Key Trends Facing Private Practice Physicians in the New Year Identified

Physicians in private practice have their non-clinical work cut out for them in the year ahead. Results of the ACA changes, the launch of the federal and state health insurance market places, demanding paperwork burdens, and coming changes in coding requirements and health IT are all issues facing the physicians in 2014.

Among the key trends that seen to be bearing down on practicing physicians are:

 –  Rapidly increasing medical consolidation seen across health care systems and insurance companies alike.

–   The difficulty physicians experience while trying to negotiate favorable terms with payers because  the total number of health insurers has been decreasing for some time as a result of industry consolidation.

–   Physicians are continuing to struggle with a growing regulatory paper work burden.

In addition the recent launch of the health insurance exchanges is already driving high levels of confusion among patients, physicians and employers.

Coping with minimal education and support on the new health insurance exchanges from the government, many private practice physicians are unsure of how these new insurance policies will affect their practices. Continue reading

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Physician Turnover Increases; Competition, Pace of Turnover and Retirements Expected to Increasee

Medical groups reported an average turnover rate of 6.8 percent in 2012, according to the 8th annual Physician Retention Survey.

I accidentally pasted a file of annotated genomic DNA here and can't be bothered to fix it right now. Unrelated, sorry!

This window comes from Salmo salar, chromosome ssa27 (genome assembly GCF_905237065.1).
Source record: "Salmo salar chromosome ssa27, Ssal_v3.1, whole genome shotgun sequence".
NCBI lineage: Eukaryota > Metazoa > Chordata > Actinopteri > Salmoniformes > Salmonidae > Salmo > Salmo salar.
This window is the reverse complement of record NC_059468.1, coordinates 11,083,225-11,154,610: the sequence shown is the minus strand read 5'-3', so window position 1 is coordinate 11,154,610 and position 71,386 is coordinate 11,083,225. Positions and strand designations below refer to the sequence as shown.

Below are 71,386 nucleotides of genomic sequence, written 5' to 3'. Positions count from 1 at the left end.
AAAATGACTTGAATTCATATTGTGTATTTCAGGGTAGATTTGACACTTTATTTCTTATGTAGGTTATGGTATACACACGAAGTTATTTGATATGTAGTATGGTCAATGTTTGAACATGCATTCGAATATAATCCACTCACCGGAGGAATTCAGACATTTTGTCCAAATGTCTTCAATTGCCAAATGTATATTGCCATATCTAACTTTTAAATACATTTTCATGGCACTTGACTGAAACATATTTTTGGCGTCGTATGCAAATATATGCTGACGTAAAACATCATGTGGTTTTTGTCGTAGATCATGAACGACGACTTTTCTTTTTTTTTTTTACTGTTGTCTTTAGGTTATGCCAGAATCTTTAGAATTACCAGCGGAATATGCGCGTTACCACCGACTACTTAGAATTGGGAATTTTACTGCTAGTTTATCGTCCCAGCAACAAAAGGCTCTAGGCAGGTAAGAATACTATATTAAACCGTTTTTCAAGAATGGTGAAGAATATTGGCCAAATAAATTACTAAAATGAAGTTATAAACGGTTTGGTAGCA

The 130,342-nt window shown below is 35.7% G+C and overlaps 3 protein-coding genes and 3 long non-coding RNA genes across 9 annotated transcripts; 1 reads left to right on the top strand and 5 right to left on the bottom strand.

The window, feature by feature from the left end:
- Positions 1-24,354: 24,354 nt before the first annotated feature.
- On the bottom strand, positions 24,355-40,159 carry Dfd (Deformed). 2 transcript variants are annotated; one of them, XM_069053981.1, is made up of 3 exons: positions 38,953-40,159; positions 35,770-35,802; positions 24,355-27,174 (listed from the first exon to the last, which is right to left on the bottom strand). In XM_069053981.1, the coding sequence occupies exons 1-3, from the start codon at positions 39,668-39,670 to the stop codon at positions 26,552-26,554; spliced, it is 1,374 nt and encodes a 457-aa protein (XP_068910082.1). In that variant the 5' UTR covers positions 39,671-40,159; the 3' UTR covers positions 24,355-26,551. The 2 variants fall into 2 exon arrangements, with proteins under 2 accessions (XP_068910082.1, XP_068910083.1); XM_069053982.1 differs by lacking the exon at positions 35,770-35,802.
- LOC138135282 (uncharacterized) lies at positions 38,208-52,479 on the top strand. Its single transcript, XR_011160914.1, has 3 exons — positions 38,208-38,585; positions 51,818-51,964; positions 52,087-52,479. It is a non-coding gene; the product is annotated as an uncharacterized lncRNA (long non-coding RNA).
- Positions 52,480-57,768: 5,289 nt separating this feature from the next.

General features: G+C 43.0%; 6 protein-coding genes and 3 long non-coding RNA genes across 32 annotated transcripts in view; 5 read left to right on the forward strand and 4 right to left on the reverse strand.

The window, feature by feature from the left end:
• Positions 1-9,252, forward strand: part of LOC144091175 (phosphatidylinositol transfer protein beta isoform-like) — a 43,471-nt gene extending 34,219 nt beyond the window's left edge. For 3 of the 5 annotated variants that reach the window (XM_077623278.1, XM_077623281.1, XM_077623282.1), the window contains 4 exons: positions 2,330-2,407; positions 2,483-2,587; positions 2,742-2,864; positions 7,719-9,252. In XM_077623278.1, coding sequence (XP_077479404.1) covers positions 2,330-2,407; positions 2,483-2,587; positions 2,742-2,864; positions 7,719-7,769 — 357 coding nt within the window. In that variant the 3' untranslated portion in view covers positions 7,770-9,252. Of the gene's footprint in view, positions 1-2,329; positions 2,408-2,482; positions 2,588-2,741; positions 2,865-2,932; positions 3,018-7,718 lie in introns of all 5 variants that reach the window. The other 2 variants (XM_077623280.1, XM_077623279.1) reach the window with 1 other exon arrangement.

Likewise, there was turnover of 11.5 percent among advanced practice clinicians (APCs), which includes physician assistants and nurse practitioners, found the survey by Cejka Search and the American Medical Group Association (AMGA). Continue reading

Physician Organization Leadership Frustrated With Shrinking and Changing Payer Reimbursement, Increasing Administrative Work Load

“Reimbursement that does not even cover costs”

Shortages of primary care physicians: fewer primary care physicians in the face of more patients means those in practice will have to shoulder more responsibilities, is a key challenge cited by a vice president of a physician practice management company.

Along with that issue physicians “juggling increased administrative burdens with maintaining patient quality of care,” the VP observed.

The concerns of executives and administrators of physician organizations emerge from the results of the Continue reading

Physicians Need To Adapt and Develop A Vision For the Future, IPA-PHO Survey Finds

The resurgence of hospitals buying physician practices, the shortage of primary care physicians, contract and reimbursement models, market consolidation and the pressure to transform primary care practices are among the key issues the leadership of the nation’s physician organizations – PHOs and IPAs are keenly concerned about.

The issues emerged from the results of the IPA -PHO Physician Organization Leadership Survey 2012 by the Managed Care Information Center (MCIC.) Continue reading

A Glance Back: Boom Times For Growth of New IPAs Began to Slow Dramatically in 1999

Despite today’s somewhat ‘rosy’ outlook for physician organizations, the IPA equivalent of the Dot Com bust occurred in 2002 when only two new IPAs were formed, found Managed Care Information Center Research.

The peak year for IPA growth was 1994 when 174 new physician organizations formed, according to data for the National Directory of Physician Organizations Database. The year 1995 was close with 138 new IPAs formed, our analysts found.
Source: The National Directory of Physician Organizations Database. http://healthresourcesonline.healthrespubs.com/managed_care/23poe.htm